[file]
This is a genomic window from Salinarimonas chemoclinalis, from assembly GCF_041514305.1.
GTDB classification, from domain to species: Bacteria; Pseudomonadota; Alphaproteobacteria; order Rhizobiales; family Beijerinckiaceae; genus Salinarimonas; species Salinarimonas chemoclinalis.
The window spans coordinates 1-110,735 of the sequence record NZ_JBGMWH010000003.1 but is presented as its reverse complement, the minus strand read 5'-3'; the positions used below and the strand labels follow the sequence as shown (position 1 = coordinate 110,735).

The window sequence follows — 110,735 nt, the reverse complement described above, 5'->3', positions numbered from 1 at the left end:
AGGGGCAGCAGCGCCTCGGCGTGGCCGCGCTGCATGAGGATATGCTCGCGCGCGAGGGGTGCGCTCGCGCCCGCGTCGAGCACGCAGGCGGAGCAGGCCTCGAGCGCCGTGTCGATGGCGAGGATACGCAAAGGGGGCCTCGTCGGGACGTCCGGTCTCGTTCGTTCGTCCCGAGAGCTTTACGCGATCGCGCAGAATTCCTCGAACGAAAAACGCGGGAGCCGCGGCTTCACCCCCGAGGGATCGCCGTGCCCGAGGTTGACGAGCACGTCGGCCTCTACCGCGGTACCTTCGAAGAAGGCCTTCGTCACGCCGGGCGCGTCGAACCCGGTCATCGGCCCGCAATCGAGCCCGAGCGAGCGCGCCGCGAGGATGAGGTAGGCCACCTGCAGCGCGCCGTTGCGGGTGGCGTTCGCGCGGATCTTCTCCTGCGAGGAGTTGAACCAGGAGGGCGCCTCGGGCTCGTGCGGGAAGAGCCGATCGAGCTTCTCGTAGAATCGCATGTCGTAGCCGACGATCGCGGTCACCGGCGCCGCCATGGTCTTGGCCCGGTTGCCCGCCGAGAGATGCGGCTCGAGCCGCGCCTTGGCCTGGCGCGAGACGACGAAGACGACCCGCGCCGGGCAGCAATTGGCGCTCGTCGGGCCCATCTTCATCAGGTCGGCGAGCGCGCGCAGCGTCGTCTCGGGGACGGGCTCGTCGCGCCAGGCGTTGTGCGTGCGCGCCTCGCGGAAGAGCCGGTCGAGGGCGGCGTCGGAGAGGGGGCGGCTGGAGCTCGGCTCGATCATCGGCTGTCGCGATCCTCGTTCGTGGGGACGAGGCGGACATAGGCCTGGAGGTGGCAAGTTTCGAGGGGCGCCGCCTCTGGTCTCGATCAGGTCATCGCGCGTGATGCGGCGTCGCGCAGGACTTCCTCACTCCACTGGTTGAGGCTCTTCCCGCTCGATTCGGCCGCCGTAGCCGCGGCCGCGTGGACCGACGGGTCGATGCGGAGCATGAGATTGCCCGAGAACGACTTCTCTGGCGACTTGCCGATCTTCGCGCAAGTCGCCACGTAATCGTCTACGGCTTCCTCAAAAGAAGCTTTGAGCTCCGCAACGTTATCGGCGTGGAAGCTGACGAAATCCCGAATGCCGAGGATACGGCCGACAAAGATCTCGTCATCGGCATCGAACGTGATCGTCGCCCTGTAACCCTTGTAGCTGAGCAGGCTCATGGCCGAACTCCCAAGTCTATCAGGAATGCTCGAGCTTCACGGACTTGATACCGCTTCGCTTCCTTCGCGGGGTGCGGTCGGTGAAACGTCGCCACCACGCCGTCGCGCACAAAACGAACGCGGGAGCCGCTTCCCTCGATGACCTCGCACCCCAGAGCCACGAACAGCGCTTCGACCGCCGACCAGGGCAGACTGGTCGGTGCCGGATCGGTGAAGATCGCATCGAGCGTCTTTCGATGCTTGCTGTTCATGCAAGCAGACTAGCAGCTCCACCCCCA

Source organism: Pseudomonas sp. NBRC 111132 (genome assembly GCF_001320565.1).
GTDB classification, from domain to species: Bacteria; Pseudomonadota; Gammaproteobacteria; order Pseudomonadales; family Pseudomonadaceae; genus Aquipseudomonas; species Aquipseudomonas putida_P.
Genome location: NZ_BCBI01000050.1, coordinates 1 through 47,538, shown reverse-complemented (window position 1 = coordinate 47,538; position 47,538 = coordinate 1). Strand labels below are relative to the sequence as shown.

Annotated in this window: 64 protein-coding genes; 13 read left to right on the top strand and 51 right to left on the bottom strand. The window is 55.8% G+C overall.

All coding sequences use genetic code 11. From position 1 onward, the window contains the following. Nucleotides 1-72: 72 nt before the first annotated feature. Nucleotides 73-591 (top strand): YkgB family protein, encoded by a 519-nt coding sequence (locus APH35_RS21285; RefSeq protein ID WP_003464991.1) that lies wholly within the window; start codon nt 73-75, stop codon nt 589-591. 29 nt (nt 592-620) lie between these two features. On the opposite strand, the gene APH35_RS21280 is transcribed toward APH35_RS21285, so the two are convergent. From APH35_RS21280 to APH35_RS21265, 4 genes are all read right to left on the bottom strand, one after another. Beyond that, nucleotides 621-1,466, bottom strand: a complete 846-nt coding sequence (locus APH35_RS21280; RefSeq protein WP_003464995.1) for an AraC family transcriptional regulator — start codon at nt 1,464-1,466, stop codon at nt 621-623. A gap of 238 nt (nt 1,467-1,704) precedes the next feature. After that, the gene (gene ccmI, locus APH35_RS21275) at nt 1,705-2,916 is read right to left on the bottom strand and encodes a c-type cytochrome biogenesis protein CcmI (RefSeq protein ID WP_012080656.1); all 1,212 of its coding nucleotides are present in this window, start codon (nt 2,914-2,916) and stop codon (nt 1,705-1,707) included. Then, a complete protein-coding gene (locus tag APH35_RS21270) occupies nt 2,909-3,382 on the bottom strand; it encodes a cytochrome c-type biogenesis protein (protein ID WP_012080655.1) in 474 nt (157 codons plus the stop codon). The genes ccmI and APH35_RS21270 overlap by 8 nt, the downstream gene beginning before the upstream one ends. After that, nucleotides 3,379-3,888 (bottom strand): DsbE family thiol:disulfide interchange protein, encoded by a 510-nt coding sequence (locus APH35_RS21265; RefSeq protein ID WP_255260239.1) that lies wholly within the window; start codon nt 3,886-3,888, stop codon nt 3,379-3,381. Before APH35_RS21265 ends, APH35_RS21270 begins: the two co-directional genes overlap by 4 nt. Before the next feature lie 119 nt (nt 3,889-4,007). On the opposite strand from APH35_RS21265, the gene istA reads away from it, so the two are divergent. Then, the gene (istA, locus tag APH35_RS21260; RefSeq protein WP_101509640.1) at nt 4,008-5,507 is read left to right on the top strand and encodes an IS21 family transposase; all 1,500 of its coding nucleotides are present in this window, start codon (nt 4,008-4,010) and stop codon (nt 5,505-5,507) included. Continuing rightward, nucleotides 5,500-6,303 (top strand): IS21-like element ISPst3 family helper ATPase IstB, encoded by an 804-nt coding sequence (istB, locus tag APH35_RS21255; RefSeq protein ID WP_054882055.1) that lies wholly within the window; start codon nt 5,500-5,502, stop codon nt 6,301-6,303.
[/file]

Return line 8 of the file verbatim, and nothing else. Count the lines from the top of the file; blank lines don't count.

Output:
Genome location: NZ_BCBI01000050.1, coordinates 1 through 47,538, shown reverse-complemented (window position 1 = coordinate 47,538; position 47,538 = coordinate 1). Strand labels below are relative to the sequence as shown.